Photo Releases

DENR National Capital Region, through its East Field Office (EFO), successfully retrieved a Visayan tarictic hornbill (Penelopides panini) in Pasig City on Monday, 17 August 2020.

An informant reported the presence of the bird to the EFO which immediately dispatched a team for the retrieval operation. The team tracked the location of the bird in Barangay Malinao, Pasig City, and was able to retrieve it.

The Visayan tarictic hornbill is a type of bird found only in the Philippines—particularly in the islands of Negros, Panay, and Masbate.  It is listed as “Endangered” by the International Union for the Conservation of Nature’s (IUCN) Red List, while DENR Administrative Order No. 2019-09 puts it under the “Critically Endangered” category. Of the 55 recognized hornbill species in the world, eleven (11) are found only in the Philippines. Nine (9) of which, however, are in danger of going extinct due to habitat loss.

A subspecies of the bird—the Ticao hornbill (P. p. ticaensis)—was declared extinct in 2013 after it disappeared completely from the island with the same name. Apart from habitat loss, hornbills are victims of poaching and hunting as these birds are preferred by illegal wildlife keepers. The bird was brought to the Wildlife Rescue Center of DENR-Biodiversity Management Bureau in Quezon City for rehabilitation and possible release back in the wild.

The Environmental Personnel of Barangay Cembo, Makati City, conducted a cleanup on the shores of Pasig River on Friday, 14 August 2020.

The activity, led by Kagawad Kalmi Agpay Boregas, was mostly participated by women. They were able to recover 25 sacks of wastes, mostly composed of discarded plastic food and beverage containers.

Pasig River is one of the main tributaries of Manila Bay. Its waters come from three (3) sources: the upper Marikina River System; the San Juan River System; and the Laguna Lake. Trash that is thrown upstream and midstream of the river system, when left uncollected, end up in Manila Bay and contribute to its degradation.

DENR is leading efforts to clean, rehabilitate and preserve the Manila Bay. Its success, however, is largely dependent on the active participation of all barangays of Metro Manila in keeping their waterways trash-free.

(Pictures courtesy of Kag. Boregas, obtained through coordination by DENR-NCR West Field Office personnel)

DENR National Capital Region through its North Field Office (NFO), retrieved two reticulated pythons (Malayopython reticulatus) in Barangay Catmon, Malabon City, and Barangay 167 Llano, Caloocan City on August 13 and 14, 2020.

The snakes were captured by residents of said places and turned-over to their barangay who, in turn, coordinated with the NFO for their safe retrieval.

Reticulated pythons are native to the rainforests of Southeast Asia and are considered one of the longest snakes in the world. It lives in rain forests, woodlands, grasslands, rivers and nearby streams, and lakes. Its conservation status is currently listed as Least Concern by the International Union for the Conservation of Nature (IUCN) because of its wide distribution.

The snakes were both turned over to the Wildlife Rescue Center (WRC) of the DENR-Biodiversity Management Bureau (BMB) in Quezon City for rehabilitation and possible release back in the wild.

A team of workers from Barangay San Antonio in Makati City conducted a cleanup in Calatagan Creek and were able to remove an estimated 15 sacks of solid waste that has accumulated on its banks on Friday, 14 August 2020.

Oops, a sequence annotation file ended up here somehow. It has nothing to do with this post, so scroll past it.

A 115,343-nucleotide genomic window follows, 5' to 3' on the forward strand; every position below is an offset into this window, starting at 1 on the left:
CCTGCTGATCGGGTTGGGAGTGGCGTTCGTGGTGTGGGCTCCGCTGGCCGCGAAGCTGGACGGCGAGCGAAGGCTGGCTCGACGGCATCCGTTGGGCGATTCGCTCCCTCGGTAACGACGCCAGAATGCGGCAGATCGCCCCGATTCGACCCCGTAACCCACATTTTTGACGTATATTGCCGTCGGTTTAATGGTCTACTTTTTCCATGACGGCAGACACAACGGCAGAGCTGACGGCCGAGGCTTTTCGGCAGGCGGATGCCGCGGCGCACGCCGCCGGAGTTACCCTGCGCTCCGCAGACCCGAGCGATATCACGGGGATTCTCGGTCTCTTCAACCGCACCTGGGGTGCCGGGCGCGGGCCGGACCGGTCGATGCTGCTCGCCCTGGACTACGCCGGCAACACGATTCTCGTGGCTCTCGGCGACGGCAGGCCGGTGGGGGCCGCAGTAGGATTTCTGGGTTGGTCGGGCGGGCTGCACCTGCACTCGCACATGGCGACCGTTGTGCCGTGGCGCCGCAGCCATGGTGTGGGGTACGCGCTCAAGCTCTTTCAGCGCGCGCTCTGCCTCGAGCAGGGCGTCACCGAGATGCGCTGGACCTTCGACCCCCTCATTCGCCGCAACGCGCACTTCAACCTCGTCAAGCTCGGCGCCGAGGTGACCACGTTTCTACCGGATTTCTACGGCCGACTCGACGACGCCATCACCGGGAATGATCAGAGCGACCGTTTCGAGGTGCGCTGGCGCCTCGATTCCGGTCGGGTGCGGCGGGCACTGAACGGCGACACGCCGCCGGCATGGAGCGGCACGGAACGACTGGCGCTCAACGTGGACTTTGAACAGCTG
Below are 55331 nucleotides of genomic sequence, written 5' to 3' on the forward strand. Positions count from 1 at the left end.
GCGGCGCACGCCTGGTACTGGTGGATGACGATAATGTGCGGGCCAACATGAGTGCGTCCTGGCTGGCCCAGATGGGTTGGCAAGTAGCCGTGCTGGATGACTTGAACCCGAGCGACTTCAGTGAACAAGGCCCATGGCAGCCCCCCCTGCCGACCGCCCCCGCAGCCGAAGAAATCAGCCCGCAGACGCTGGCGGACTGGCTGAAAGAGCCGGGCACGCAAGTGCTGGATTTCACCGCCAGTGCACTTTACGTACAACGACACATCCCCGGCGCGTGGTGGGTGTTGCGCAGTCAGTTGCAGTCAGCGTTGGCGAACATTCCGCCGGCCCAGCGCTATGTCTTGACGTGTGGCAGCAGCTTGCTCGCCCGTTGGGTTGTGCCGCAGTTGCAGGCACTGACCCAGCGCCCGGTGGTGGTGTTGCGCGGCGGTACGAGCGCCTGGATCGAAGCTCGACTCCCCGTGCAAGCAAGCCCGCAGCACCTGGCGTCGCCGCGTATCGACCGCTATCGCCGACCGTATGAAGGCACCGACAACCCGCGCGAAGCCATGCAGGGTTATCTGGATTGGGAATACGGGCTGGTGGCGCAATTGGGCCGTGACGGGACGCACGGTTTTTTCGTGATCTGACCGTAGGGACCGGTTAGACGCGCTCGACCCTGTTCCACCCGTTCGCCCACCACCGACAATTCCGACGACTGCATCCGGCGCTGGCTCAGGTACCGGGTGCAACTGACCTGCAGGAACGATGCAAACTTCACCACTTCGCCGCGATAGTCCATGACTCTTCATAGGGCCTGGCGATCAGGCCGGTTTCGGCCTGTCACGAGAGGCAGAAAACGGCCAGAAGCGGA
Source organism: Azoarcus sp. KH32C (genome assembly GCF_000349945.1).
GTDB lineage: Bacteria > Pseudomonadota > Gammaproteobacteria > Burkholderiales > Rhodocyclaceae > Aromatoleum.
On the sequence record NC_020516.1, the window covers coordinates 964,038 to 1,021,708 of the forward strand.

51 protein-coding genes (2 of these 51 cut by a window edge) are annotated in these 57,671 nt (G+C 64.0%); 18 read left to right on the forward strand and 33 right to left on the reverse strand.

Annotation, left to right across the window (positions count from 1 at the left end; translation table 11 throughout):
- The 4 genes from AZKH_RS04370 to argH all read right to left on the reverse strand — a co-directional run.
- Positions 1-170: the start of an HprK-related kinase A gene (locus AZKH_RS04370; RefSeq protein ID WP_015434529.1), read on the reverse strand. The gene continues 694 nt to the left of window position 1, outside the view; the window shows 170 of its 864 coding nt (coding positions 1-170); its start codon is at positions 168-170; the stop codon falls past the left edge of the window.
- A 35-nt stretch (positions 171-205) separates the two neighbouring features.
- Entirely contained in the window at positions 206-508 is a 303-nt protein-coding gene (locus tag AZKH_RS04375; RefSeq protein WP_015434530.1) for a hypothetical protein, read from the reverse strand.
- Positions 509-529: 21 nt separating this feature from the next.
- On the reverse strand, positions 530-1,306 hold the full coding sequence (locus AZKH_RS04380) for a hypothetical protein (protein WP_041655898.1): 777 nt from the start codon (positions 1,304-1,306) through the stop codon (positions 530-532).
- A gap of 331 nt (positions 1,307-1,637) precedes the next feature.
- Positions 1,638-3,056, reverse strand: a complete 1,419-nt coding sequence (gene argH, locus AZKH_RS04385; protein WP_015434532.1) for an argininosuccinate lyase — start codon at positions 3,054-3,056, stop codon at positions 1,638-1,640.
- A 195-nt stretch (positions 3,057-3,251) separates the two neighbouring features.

Calatagan Creek is part of a drainage network that ran across several barangays of Makati City, including the exclusive villages of Forbes Park, Bel-Air, Urdaneta, and San Antonio. It is connected to Estero Tripa de Gallina and flows out to Manila Bay via the Pasig River or Paranaque River, depending on the prevailing tides. Trash that is thrown in the waterway and left uncollected will reach Manila Bay and contribute to water pollution.

DENR is currently leading efforts to clean, rehabilitate and preserve the Manila Bay—and is calling on all stakeholders, especially barangays along waterways, to participate in the responsibility of maintaining a trash-free esteros under their administrative jurisdictions.

DENR National Capital Region, through its West Field Office (WFO) conducted a webinar on Environmental and Natural Resources (ENR) Laws for barangay officials on Friday, 14 August 2020.

The webinar was divided into morning and afternoon sessions. The morning session dealt with the Revised Forestry Code of the Philippines (Presidential Decree No. 705, as amended), Wildlife Resources Conservation and Protection Act of 2001 (Republic Act No. 9147), and Climate Change Act of 2009 (Republic Act No. 9729). The afternoon session, meanwhile, focused on the State of Manila Bay, Philippine Clean Water Act of 2004 (Republic Act No. 9275), and Ecological Solid Waste Management Act of 2000 (Republic Act No. 9003).

Officials and representatives of barangays along the waterways participated in the online learning event aimed at orienting them on their role in the implementation of ENR laws at their level. Sangguniang Kabataan officials likewise participated in the event.

WFO is one of the four Field Offices of DENR National Capital Region established under Department Administrative Order (DAO) No. 2019-02. It has administrative jurisdiction over the cities of Manila, San Juan, Mandaluyong, Makati, and Pasay. The offce is closely coordinating efforts to clean, rehabilitate and preserve the rivers, esteros, and other waterways with the local government and other private and civil society organizations within their area of jurisdiction, in keeping with the ridge-to-reef approach that DENR has adopted in for the rehabilitation of Manila Bay.